with social media lowering the bar, are some businesses doing themselves more harm than good?

There are an awful lot of businesses and brands out there doing the whole Social Media thing rather badly.

Getting Marketing Wrong isn’t a new phenomenon, I only have to look at the dross which drops though my letterbox from Indian takeaways, landscape gardeners and cleaning services to see that there are a lot of smaller businesses out there Doing Their Own Marketing who need help (like that dress shop I blogged about before).

But social media is so accessible, affordable and easy to get started with that the entry requirements rule out almost no-one. Which means that the over-confident wade in without a clue of How To Do It.

Take my local horse rug washing company.  They have a facebook page which I happily liked.  Then the founder (met her once, spoke on the phone twice) sent me a friend request on facebook.  She obviously hadn’t twigged the public/semi private differentiation between pages and people.

The fab transcription service I always use seems to see twitter as some kind of occasional use broadcast tool for sales messages and still has an egg as their avatar.

And then there’s the frankly worrying number of marketing agencies (who really should know better) out there with a blog that hasn’t been updated in months – perhaps one of those cobbler’s-children-having-no-shoes situations?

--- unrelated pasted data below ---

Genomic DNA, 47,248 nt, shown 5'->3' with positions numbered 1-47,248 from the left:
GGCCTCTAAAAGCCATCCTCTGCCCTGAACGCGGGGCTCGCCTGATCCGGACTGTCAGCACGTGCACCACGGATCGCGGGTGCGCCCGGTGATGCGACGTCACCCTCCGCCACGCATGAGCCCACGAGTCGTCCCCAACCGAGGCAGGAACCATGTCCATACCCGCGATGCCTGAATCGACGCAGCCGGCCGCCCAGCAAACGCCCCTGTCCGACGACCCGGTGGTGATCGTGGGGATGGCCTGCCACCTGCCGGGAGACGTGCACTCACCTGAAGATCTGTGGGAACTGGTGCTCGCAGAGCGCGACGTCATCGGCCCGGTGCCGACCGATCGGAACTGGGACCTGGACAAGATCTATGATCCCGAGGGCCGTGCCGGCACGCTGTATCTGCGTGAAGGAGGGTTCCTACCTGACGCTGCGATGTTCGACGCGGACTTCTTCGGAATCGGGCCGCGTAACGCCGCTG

It’s just so easy to set up a twitter account, blog or facebook page that I suspect some of those happily doing so are doing their brands or businesses more harm than good.

2 thoughts on “with social media lowering the bar, are some businesses doing themselves more harm than good?

  1. understanding the ins and outs of social media marketing seems to hold value across all layers of business. A lot of people I speak to are under the impression that social media benefits only large corporations capable of maintaining thousands of followers and likes on their pages. I agree with what you are saying, in that smaller businesses (especially those focusing on a local audience) stand to gain more than huge established corporations through their social media efforts. A great example of this is the recent explosion of food trucks in Boston and other cities. There are now tons of mobile food tucks serving lunch and dinner to Bostonians on a daily basis, and their primary form of advertising is via Twitter. These small local businesses are finding a tremendous amount of success, which proves that social media marketing is not a privilege reserved for only the largest corporations.

  2. I agree completely! Although I do wonder how far the lack of updates etc. for agencies is due to the position you identified a few weeks back about having no time for ‘internal’ projects?

    Sometimes I wonder how many people still believe that ‘having’ presence on the channel is enough, without needing to think about what role that channel has for their audience – this is probably where things are going wrong for them?

    Although, long live bad takeaway menus. The one for ‘Posh Spice’ I just received made my day!

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